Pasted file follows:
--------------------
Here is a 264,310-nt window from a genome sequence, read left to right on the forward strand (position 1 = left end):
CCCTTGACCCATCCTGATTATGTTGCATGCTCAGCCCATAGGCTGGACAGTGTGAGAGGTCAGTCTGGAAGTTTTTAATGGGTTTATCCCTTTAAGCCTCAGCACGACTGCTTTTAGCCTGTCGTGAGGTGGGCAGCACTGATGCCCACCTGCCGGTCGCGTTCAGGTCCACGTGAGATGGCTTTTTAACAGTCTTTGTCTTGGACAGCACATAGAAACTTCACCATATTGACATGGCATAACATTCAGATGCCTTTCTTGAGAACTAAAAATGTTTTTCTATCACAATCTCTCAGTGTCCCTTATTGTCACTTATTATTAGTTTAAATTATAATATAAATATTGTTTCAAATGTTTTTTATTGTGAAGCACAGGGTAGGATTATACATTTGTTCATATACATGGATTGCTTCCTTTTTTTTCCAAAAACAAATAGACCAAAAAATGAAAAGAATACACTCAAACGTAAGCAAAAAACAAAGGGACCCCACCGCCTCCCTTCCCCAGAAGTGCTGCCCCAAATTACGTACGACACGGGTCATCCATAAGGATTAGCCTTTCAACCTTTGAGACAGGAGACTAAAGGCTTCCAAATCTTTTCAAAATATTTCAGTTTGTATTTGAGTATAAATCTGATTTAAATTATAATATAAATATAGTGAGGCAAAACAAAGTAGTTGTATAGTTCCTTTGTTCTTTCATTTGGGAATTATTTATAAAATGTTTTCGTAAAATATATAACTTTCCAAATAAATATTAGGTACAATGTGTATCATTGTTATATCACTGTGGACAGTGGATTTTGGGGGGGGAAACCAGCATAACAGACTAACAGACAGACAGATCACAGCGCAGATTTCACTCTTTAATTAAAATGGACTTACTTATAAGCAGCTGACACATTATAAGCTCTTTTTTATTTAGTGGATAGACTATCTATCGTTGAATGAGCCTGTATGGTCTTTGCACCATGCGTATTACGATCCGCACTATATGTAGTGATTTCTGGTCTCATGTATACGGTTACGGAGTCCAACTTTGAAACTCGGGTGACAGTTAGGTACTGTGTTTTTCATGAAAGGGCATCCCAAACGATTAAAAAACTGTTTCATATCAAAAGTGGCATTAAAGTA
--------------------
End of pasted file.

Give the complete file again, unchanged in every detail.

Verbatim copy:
Here is a 264,310-nt window from a genome sequence, read left to right on the forward strand (position 1 = left end):
CCCTTGACCCATCCTGATTATGTTGCATGCTCAGCCCATAGGCTGGACAGTGTGAGAGGTCAGTCTGGAAGTTTTTAATGGGTTTATCCCTTTAAGCCTCAGCACGACTGCTTTTAGCCTGTCGTGAGGTGGGCAGCACTGATGCCCACCTGCCGGTCGCGTTCAGGTCCACGTGAGATGGCTTTTTAACAGTCTTTGTCTTGGACAGCACATAGAAACTTCACCATATTGACATGGCATAACATTCAGATGCCTTTCTTGAGAACTAAAAATGTTTTTCTATCACAATCTCTCAGTGTCCCTTATTGTCACTTATTATTAGTTTAAATTATAATATAAATATTGTTTCAAATGTTTTTTATTGTGAAGCACAGGGTAGGATTATACATTTGTTCATATACATGGATTGCTTCCTTTTTTTTCCAAAAACAAATAGACCAAAAAATGAAAAGAATACACTCAAACGTAAGCAAAAAACAAAGGGACCCCACCGCCTCCCTTCCCCAGAAGTGCTGCCCCAAATTACGTACGACACGGGTCATCCATAAGGATTAGCCTTTCAACCTTTGAGACAGGAGACTAAAGGCTTCCAAATCTTTTCAAAATATTTCAGTTTGTATTTGAGTATAAATCTGATTTAAATTATAATATAAATATAGTGAGGCAAAACAAAGTAGTTGTATAGTTCCTTTGTTCTTTCATTTGGGAATTATTTATAAAATGTTTTCGTAAAATATATAACTTTCCAAATAAATATTAGGTACAATGTGTATCATTGTTATATCACTGTGGACAGTGGATTTTGGGGGGGGAAACCAGCATAACAGACTAACAGACAGACAGATCACAGCGCAGATTTCACTCTTTAATTAAAATGGACTTACTTATAAGCAGCTGACACATTATAAGCTCTTTTTTATTTAGTGGATAGACTATCTATCGTTGAATGAGCCTGTATGGTCTTTGCACCATGCGTATTACGATCCGCACTATATGTAGTGATTTCTGGTCTCATGTATACGGTTACGGAGTCCAACTTTGAAACTCGGGTGACAGTTAGGTACTGTGTTTTTCATGAAAGGGCATCCCAAACGATTAAAAAACTGTTTCATATCAAAAGTGGCATTAAAGTA